clinical topic updates

Updates on Driver Mutations in Relapsed/Refractory Multiple Myeloma

by Sagar Lonial, MD, FACP

Overview

Cytogenetic changes in multiple myeloma are among the most important prognostic factors, and treatments may have implications on the accumulation of these molecular alterations.

Expert Commentary

Sagar Lonial, MD, FACP

Chair and Professor
Department of Hematology and Medical Oncology
Anne and Bernard Gray Family Chair in Cancer
Chief Medical Officer
Winship Cancer Institute
Emory University School of Medicine
Atlanta, GA

“In multiple myeloma, there are clones that appear and disappear during the course of treatment, and they may have different genetic abnormalities that can cause sensitivity or resistance to certain drugs.”

Sagar Lonial, MD, FACP

For me, a driver mutation is one that, when specifically targeted, will reverse the impact of the disease. A classic example of a driver mutation would be in chronic myeloid leukemia, where you get the translocation that creates the BCR-ABL protein that drives the disease. In that sense, I do not think that we have that clear-cut driver mutation in multiple myeloma.

We do, however, have genetic abnormalities in multiple myeloma that can impact outcomes, particularly high-risk genetic abnormalities such as 17p deletion (del[17p]), t(4;14), or t(14;16). All of these appear to have a negative impact on outcomes. And sometimes an alteration is actionable even though we do not have an agent available to target it. For instance, a patient with del(17p) likely needs more intensive maintenance therapy. While we do not have a specific drug to target 17p mutations or deletions, just knowing that these alterations are present tells me that the patient likely needs triplet maintenance.

One caveat may be the t(11;14) translocation, which, again, I am not sure that I would call it a true driver mutation, but it provides us with an understanding of the relevant biology. BCL-2 is not overexpressed in multiple myeloma, except in the t(11;14) subset, which appears to be enriched for sensitivity to BCL-2 inhibition. So, in that sense, t(11;14) does give us insight into a potential therapeutic strategy that may be considered for that specific subset of patients.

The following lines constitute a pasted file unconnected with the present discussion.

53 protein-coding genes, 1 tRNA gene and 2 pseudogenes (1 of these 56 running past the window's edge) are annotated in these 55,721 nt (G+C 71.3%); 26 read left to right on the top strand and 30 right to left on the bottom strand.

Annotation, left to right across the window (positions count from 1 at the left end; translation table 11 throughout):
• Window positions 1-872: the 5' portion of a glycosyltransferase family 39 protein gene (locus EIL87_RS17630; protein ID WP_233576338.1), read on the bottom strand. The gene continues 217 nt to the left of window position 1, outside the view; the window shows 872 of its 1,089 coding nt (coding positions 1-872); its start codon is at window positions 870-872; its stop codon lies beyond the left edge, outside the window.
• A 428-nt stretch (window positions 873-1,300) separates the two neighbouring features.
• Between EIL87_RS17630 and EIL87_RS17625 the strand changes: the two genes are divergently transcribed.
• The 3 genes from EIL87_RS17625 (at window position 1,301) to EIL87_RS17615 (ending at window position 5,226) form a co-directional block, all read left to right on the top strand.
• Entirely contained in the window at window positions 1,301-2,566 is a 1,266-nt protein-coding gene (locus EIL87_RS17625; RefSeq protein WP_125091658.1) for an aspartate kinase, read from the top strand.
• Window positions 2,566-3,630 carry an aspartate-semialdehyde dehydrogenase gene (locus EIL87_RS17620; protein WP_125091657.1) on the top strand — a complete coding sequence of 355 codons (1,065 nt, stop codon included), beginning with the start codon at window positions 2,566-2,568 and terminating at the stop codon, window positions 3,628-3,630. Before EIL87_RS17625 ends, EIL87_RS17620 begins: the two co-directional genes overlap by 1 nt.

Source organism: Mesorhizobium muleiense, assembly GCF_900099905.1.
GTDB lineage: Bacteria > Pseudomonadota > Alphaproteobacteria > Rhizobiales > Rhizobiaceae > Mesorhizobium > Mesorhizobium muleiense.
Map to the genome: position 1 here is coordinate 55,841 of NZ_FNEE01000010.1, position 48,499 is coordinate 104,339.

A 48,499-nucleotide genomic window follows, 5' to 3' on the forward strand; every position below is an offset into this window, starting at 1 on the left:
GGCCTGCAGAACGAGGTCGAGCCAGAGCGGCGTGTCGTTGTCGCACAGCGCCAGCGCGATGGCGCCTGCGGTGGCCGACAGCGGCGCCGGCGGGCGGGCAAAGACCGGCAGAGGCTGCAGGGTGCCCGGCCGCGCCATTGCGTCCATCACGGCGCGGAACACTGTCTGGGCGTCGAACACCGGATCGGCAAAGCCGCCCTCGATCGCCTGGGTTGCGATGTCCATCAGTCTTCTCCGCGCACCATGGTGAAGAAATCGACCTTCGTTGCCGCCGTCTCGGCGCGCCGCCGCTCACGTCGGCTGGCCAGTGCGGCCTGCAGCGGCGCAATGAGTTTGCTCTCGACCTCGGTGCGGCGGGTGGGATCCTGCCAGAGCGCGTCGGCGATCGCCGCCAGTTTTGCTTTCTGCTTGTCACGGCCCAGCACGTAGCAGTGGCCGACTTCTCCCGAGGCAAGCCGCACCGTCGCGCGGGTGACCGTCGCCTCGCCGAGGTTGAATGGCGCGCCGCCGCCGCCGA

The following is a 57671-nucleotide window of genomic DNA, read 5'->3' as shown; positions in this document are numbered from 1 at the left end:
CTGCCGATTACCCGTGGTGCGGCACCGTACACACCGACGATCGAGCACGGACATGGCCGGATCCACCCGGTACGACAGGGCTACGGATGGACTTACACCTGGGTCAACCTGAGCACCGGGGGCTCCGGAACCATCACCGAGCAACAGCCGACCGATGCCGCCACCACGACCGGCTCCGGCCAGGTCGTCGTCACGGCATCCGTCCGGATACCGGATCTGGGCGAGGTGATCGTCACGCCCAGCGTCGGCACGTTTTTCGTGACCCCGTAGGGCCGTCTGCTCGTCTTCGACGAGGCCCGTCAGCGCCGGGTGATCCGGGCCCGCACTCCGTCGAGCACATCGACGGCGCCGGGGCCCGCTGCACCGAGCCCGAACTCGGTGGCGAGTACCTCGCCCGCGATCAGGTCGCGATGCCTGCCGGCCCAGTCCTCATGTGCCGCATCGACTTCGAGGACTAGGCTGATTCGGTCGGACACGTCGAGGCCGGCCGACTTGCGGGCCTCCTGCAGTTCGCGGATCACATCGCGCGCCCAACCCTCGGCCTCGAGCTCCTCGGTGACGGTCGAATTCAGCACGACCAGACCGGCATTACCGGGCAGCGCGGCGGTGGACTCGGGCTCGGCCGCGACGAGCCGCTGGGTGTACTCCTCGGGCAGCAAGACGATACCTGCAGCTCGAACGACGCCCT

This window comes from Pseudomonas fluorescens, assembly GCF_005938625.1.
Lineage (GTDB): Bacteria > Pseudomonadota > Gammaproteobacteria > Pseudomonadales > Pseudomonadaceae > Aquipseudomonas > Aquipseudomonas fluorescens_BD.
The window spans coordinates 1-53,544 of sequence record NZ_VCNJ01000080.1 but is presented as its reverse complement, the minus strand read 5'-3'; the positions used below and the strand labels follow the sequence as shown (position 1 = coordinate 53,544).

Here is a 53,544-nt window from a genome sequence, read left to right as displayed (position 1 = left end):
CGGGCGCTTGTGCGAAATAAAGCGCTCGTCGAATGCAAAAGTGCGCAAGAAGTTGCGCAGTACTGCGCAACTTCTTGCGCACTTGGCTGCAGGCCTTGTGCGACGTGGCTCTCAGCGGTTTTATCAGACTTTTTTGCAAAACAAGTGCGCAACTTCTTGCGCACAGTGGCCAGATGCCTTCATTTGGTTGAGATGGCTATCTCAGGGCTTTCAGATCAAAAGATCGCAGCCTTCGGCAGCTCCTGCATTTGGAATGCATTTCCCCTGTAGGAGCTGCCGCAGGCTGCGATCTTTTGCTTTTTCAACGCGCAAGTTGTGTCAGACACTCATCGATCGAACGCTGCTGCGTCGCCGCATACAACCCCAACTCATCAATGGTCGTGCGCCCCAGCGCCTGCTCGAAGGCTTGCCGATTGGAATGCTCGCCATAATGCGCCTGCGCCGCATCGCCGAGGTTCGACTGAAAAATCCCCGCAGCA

With respect to the issue of testing for these alterations, circulating tumor DNA is a promising technology that we are starting to explore, but I do not think that it is ready for prime time quite yet. A concern with circulating tumor DNA, as opposed to bone marrow testing, is the lack of certainty when an alteration is not detected. That is, you do not know whether it is absent because it is really gone or if it is due to other reasons (eg, the tumor clone has changed such that the alteration is no longer detected in the blood). In multiple myeloma, there are clones that appear and disappear during the course of treatment, and they may have different genetic abnormalities that can cause sensitivity or resistance to certain drugs.

Regarding the mutational burden from prior lines of therapy, it is true that you may see more mutations in the relapsed setting; however, this does not necessarily mean that the disease is more challenging to treat. In my experience, tumor mutation burden does go up with high-dose melphalan, but such therapy still results in a significant improvement in progression-free survival. Now contrast that with the use of low-dose alkylators such as oral cyclophosphamide (eg, bortezomib, cyclophosphamide, and dexamethasone [VCd]). When we look at VCd vs bortezomib, lenalidomide, and dexamethasone (VRd) for newly diagnosed multiple myeloma in the Multiple Myeloma Research Foundation CoMMpass study, we see significantly shorter progression-free survival in patients with greater-than-average somatic missense mutation load and predicted expressed neoantigen load.

As individuals with multiple myeloma are more heavily pretreated, there is a higher frequency of acquiring del(17p), mutations in TP53, or extra copies of chromosome 1q. These findings do appear to increase in heavily pretreated patients.

References

Alagpulinsa DA, Szalat RE, Poznansky MC, Shmookler Reis RJ. Genomic instability in multiple myeloma. Trends Cancer. 2020;6(10):858-873. doi:10.1016/j.trecan.2020.05.006

Barwick BG, Gupta VA, Vertino PM, Boise LH. Cell of origin and genetic alterations in the pathogenesis of multiple myeloma. Front Immunol. 2019;10:1121. doi:10.3389/fimmu.2019.01121

Flynt E, Bisht K, Sridharan V, Ortiz M, Towfic F, Thakurta A. Prognosis, biology, and targeting of TP53 dysregulation in multiple myeloma. Cells. 2020;9(2):287. doi:10.3390/cells9020287

Miller A, Asmann Y, Cattaneo L, et al. High somatic mutation and neoantigen burden are correlated with decreased progression-free survival in multiple myeloma. Blood Cancer J. 2017;7(9):e612. doi:10.1038/bcj.2017.94

Neuse CJ, Lomas OC, Schliemann C, et al. Genome instability in multiple myeloma. Leukemia. 2020;34(11):2887-2897. doi:10.1038/s41375-020-0921-y

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